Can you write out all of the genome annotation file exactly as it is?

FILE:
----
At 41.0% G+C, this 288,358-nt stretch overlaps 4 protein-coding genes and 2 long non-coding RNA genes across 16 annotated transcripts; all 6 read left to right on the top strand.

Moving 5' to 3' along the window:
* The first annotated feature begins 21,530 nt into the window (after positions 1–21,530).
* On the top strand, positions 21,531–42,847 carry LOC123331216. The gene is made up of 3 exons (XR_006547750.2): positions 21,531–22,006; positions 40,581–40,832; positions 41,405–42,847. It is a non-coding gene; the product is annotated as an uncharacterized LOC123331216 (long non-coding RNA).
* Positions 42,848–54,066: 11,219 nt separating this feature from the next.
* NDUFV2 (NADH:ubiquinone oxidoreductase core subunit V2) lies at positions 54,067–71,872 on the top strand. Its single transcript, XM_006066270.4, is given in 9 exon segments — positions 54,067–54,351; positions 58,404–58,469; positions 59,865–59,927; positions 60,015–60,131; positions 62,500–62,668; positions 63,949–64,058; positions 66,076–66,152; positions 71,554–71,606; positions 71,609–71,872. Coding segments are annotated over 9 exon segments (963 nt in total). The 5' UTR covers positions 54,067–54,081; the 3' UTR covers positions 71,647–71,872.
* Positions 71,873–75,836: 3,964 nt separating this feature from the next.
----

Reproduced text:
At 41.0% G+C, this 288,358-nt stretch overlaps 4 protein-coding genes and 2 long non-coding RNA genes across 16 annotated transcripts; all 6 read left to right on the top strand.

Moving 5' to 3' along the window:
* The first annotated feature begins 21,530 nt into the window (after positions 1–21,530).
* On the top strand, positions 21,531–42,847 carry LOC123331216. The gene is made up of 3 exons (XR_006547750.2): positions 21,531–22,006; positions 40,581–40,832; positions 41,405–42,847. It is a non-coding gene; the product is annotated as an uncharacterized LOC123331216 (long non-coding RNA).
* Positions 42,848–54,066: 11,219 nt separating this feature from the next.
* NDUFV2 (NADH:ubiquinone oxidoreductase core subunit V2) lies at positions 54,067–71,872 on the top strand. Its single transcript, XM_006066270.4, is given in 9 exon segments — positions 54,067–54,351; positions 58,404–58,469; positions 59,865–59,927; positions 60,015–60,131; positions 62,500–62,668; positions 63,949–64,058; positions 66,076–66,152; positions 71,554–71,606; positions 71,609–71,872. Coding segments are annotated over 9 exon segments (963 nt in total). The 5' UTR covers positions 54,067–54,081; the 3' UTR covers positions 71,647–71,872.
* Positions 71,873–75,836: 3,964 nt separating this feature from the next.